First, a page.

Thanks for having me, Australian Women Writers Challenge.
17 thoughts on “My Australian Women Writers Challenge wrap-up”
What a great list – but it makes me realise how many of your reviews/short responses I must have missed. I’ve really enjoyed the ones I read, and I hope you’ll continue with your AWW reading/reviewing/responding in 2015. Thanks so much for your participation.
Thanks Lizzy, it’s a great idea.
I kind of groaningly signed up – hesitating because of my already huge to read pile (yes I know you know the feeling) and then found I ended up reading many more books by Australian women writers than the required Miles challenge – quadruple the number in fact. And I found many many books not normally on my radar. My wrap up here:
Huge achievement by the way! And I’m also a fan of Madeleine St John.
yeah, I was surprised how many books there were that I wanted to read. I signed up because I figured I wanted people to read and review my book; the least I could do was do the same for theirs.
That’s a mammoth effort—congratulations! You’re right—it introduces all these amazing authors that you want to keep readiing and don’t have enough years left to read them all …
Argh, the dwindling years!
We loved having you Jane! What a great roundup. I love that you indicated what you’d like to read, and I particularly like the things you learnt. I have read a few of the ones you want to, but like you I haven’t read and would like to Madness; Boy, lost; more of Annabel Smith; and, I’m embarrassed to admit, anything by Charlotte Wood. Oh, and I also want – and plan – to read a book by someone called Rawson. Heard of it by any chance?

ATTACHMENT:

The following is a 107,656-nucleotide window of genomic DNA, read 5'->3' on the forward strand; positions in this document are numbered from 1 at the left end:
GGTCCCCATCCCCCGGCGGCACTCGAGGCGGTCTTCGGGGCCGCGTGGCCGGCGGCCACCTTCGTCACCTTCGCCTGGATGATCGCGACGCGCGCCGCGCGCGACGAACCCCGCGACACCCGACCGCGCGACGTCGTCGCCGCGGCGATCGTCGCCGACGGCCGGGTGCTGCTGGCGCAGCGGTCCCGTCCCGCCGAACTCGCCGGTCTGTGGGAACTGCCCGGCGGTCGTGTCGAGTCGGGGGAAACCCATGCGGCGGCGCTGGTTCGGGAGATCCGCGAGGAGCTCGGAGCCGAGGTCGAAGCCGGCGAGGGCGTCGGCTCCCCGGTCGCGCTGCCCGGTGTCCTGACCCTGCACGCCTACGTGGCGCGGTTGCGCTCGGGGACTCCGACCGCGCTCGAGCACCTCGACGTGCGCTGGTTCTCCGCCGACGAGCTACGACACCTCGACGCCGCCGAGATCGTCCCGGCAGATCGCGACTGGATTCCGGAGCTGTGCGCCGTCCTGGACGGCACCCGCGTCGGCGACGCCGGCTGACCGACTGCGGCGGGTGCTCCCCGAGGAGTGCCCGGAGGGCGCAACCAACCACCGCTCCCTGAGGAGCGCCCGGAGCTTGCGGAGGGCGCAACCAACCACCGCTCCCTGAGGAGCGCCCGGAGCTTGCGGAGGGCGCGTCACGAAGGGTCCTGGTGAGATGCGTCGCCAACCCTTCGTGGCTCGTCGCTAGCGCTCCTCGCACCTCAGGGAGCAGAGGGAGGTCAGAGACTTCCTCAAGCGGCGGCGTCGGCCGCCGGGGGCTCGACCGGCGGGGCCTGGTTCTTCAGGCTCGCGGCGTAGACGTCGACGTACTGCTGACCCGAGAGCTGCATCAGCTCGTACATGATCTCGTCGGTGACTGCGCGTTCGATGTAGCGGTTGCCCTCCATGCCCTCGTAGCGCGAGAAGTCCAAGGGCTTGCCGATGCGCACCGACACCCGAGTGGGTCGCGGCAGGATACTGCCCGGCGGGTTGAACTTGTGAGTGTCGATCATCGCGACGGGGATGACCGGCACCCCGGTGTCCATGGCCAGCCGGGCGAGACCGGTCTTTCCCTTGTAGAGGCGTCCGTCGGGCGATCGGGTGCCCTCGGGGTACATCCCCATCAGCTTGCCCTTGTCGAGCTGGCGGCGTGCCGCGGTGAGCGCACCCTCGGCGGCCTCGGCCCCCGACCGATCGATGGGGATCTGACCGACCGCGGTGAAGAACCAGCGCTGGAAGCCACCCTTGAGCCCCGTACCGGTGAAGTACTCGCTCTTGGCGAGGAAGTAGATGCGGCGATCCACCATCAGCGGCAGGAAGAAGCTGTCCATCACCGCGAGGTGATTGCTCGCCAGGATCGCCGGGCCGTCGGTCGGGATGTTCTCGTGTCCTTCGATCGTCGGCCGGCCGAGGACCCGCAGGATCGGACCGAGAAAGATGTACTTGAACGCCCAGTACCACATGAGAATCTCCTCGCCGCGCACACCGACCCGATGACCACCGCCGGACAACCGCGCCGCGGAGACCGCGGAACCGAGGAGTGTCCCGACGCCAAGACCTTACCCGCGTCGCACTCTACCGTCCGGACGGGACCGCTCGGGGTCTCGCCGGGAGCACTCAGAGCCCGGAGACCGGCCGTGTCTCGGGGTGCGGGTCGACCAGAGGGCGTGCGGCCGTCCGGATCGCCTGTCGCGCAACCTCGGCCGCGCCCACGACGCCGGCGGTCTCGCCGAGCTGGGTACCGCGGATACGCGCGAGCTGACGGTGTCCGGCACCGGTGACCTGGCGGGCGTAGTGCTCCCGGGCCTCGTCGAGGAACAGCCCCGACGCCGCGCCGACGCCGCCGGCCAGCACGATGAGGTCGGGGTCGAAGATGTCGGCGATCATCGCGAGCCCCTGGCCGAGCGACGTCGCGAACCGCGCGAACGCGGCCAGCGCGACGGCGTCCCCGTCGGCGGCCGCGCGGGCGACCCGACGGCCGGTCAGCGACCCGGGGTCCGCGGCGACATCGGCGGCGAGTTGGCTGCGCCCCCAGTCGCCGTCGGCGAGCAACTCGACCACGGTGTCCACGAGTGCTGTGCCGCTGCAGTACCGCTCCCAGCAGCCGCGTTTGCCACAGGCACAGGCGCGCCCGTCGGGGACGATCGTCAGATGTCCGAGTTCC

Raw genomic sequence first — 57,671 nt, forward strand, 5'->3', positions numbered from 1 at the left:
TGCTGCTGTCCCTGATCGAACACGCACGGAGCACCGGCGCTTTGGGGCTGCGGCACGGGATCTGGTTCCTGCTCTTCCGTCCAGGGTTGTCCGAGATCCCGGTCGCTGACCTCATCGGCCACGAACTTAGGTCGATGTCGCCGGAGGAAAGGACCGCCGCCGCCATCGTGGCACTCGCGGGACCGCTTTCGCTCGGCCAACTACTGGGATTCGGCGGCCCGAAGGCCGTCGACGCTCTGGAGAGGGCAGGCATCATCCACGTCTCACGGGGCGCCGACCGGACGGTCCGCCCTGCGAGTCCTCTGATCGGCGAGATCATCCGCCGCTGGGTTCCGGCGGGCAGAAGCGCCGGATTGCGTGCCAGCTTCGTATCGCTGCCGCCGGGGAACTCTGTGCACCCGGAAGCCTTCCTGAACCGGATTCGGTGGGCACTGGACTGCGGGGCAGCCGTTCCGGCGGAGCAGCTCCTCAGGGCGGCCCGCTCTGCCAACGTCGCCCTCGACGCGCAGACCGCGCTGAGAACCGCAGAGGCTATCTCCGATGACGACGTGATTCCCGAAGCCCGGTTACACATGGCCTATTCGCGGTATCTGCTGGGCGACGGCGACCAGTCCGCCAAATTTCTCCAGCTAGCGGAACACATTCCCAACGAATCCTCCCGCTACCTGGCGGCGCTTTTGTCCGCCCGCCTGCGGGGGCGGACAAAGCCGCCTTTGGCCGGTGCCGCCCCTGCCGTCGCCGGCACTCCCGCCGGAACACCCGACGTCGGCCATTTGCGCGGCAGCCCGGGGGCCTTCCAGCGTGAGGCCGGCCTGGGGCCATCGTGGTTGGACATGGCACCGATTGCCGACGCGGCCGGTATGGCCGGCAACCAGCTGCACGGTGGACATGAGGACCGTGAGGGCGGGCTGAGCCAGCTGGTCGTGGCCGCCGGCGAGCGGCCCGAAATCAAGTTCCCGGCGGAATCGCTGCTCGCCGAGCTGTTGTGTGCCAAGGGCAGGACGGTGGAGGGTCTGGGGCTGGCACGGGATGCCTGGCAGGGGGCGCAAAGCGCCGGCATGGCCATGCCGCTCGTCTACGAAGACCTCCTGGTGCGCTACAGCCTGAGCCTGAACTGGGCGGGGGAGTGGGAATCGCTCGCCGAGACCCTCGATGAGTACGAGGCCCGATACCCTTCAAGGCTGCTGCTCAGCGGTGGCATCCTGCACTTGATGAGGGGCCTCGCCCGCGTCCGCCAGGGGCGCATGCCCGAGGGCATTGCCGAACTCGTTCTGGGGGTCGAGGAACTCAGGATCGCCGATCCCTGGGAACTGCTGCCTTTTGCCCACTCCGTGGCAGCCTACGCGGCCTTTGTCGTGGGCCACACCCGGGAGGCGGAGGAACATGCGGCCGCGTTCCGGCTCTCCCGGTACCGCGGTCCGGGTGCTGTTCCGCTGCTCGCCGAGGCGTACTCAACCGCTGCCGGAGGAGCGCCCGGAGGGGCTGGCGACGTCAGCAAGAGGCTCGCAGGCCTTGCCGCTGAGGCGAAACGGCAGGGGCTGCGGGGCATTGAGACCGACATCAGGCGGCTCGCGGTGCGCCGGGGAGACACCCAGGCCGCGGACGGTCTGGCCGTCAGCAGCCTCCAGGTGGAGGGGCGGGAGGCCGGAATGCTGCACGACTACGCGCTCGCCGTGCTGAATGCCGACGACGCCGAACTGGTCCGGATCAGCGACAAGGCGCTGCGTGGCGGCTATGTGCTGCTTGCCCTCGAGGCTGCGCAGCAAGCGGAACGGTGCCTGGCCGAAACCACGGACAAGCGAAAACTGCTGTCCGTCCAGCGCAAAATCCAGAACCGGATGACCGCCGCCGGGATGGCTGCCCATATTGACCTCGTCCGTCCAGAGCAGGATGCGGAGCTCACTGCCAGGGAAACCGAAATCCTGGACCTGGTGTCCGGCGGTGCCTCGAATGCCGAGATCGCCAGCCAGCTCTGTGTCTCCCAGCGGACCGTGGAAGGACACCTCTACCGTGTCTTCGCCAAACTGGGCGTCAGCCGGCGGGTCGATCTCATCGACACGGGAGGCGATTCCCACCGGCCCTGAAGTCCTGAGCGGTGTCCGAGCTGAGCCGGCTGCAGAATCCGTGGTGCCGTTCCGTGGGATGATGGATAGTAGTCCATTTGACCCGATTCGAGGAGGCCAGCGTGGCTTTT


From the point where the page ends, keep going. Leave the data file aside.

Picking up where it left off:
Would that be Anne Rawson’s ‘We were going to be different’? http://www.abebooks.com/Going-different-Story-Kosmopolitan-Klub-Girls/835020923/bd It’s good! (I hear her daughter also has some book about future Melbourne or something…) Charlotte Wood is so great. Her online magazine, ‘The Writers’ Room’, is one of my favourite things to read. Her books are wonderful too.
Oh, now you’ve added another book to my TBR list 😀
This is such a great list! I’m keeping it handy so that next time I’m Kindle-shopping I’ll remember to start with one of these. Thank you for passing it on 🙂
My pleasure. I reckon you should give Anna Dusk’s book a look. It has some excellent gruesomeness.
What a wonderful list! I’m a bit worried about putting together my list of books read this year – so many gaps! – it’s been a crazy year, but I hereby declare next year the year of reading. Will start with those books on your list I haven’t read but want to!
I also like enigmatic and beautifully-written work. That’s (one of the reasons) why I’m a big fan of Jane Bryony Rawson!
You put your finger on a significant dilemma, re: rating or reviewing books of peers. I think we have to do it, because the Australian literary community isn’t that big, but it is difficult. I try to review peers relatively honestly, but erring on the side of generosity, or sometimes silence if I can’t be.
That’s pretty much exactly my model, but I think I might give it away for next year and just read in private.